|Wise words from a man who never said them.
Satire has a long and colorful history, one that has been particularly prominent in the discussion of the tragic terrorist attack on Charlie Hebdo. While hardly anyone would defend shooting cartoonists, for a surprising number of people, the answer to the question, “Can’t you take a joke?” seems to be “no.” In the case of Governor Otter, I didn’t see the satire, perhaps because I spend a significant portion of my time trying to defend the rights of people that society just doesn’t care about. Many of the real news stories that cross my Twitter feed every day—people with mental illness shot and killed by police, or dying in solitary confinement, or being refused treatment in emergency rooms, or facing the death penalty for actions that were a result of their illness—are true.
Anyway, I screwed up. It was mea culpa, and a few of my friends very kindly pointed out my mistake. But one friend was a little less kind. She wrote: “People who blindly promote satire as truth risk diminishing their own validity.”
At first, I thought her comment was a little harsh. I mean, I work full time, take care of four kids, and in my so-called “spare” time, I’m buried in dissertation research. You know, too busy to check my sources, right?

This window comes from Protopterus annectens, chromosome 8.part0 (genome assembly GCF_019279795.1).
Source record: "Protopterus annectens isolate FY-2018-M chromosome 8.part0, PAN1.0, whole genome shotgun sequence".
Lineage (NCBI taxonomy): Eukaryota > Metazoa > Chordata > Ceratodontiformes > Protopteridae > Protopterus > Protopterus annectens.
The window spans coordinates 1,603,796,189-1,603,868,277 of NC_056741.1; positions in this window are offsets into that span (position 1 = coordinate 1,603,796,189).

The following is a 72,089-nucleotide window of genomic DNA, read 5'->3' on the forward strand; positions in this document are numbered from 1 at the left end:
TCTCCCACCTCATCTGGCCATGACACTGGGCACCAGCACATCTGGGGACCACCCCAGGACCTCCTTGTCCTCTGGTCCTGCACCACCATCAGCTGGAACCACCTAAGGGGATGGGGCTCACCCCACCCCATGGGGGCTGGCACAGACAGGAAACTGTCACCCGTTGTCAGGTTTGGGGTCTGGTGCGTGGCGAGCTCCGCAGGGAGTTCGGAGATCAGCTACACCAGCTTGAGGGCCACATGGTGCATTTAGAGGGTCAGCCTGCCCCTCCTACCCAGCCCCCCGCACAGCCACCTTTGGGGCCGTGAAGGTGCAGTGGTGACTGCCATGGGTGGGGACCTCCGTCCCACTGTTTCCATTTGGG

Wrong. My friend was right. And the thing is, validity and credibility really matter to me. So here are three suggestions I’ve come up with for myself to ensure that going forward, I tweet more responsibly.
- Don’t send late night tweets. When I read the Otter story, it was at the end of a long day. Work was intense. The kids were fun—but exhausting. It’s entirely possible that I was unwinding with a glass of cabernet when I read the outrageous “article” I retweeted without checking my source. I should have turned the phone off when I got home and enjoyed a good book instead. Lesson learned: No more late night tweets.
- Always check your sources. As Abraham Lincoln famously did not say, “The problem with Internet quotes is that you can’t always depend on their accuracy.” www.snopes.com is my favorite source for fact-checking urban legends. Lesson learned: It takes ten seconds to check a story on Snopes. But if you tweet something that isn’t true, you may look like a fool on the Internet forever.
- Be charitable in correcting people who tweet inaccurate information. The challenge with information these days is that it’s moving so fast. My friend’s comment struck me as harsh—but it reminded me that I’ve made similar “You really should have checked your sources” comments in the past on other friends’ posts. Lesson learned: You don’t always have to be right. Sometimes it’s okay to be kind—to yourself and to others.
We all make mistakes. And though I regret my inaccurate tweet, I don’t regret standing up for the rights of people who are treated unfairly. I’ll continue to tweet about social justice, while following my own advice about slowing down and checking my sources—and hopefully my followers will not feel that my validity and credibility are too tarnished by one mistake.
(And with respect to Governor Otter and City World News, props to the person who got me to tweet a false story that points at a larger uglier truth! Jonathan Swift would be proud!).